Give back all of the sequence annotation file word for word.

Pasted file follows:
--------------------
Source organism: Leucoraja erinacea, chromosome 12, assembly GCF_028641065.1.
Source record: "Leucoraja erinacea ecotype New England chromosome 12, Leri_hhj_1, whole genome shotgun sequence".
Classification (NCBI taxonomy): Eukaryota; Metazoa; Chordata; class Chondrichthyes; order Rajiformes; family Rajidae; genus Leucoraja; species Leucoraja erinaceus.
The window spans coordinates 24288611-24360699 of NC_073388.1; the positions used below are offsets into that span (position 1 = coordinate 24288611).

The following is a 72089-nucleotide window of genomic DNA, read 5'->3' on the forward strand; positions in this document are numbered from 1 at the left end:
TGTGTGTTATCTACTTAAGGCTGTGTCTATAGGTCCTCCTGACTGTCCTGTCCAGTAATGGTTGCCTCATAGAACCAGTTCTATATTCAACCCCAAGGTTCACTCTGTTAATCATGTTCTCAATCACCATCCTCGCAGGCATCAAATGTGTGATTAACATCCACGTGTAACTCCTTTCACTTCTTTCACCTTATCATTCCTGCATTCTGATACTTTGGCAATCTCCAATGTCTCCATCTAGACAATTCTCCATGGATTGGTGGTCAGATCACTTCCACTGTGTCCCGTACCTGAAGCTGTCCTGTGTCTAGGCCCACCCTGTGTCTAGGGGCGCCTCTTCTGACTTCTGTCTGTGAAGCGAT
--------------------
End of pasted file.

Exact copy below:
Source organism: Leucoraja erinacea, chromosome 12, assembly GCF_028641065.1.
Source record: "Leucoraja erinacea ecotype New England chromosome 12, Leri_hhj_1, whole genome shotgun sequence".
Classification (NCBI taxonomy): Eukaryota; Metazoa; Chordata; class Chondrichthyes; order Rajiformes; family Rajidae; genus Leucoraja; species Leucoraja erinaceus.
The window spans coordinates 24288611-24360699 of NC_073388.1; the positions used below are offsets into that span (position 1 = coordinate 24288611).

The following is a 72089-nucleotide window of genomic DNA, read 5'->3' on the forward strand; positions in this document are numbered from 1 at the left end:
TGTGTGTTATCTACTTAAGGCTGTGTCTATAGGTCCTCCTGACTGTCCTGTCCAGTAATGGTTGCCTCATAGAACCAGTTCTATATTCAACCCCAAGGTTCACTCTGTTAATCATGTTCTCAATCACCATCCTCGCAGGCATCAAATGTGTGATTAACATCCACGTGTAACTCCTTTCACTTCTTTCACCTTATCATTCCTGCATTCTGATACTTTGGCAATCTCCAATGTCTCCATCTAGACAATTCTCCATGGATTGGTGGTCAGATCACTTCCACTGTGTCCCGTACCTGAAGCTGTCCTGTGTCTAGGCCCACCCTGTGTCTAGGGGCGCCTCTTCTGACTTCTGTCTGTGAAGCGAT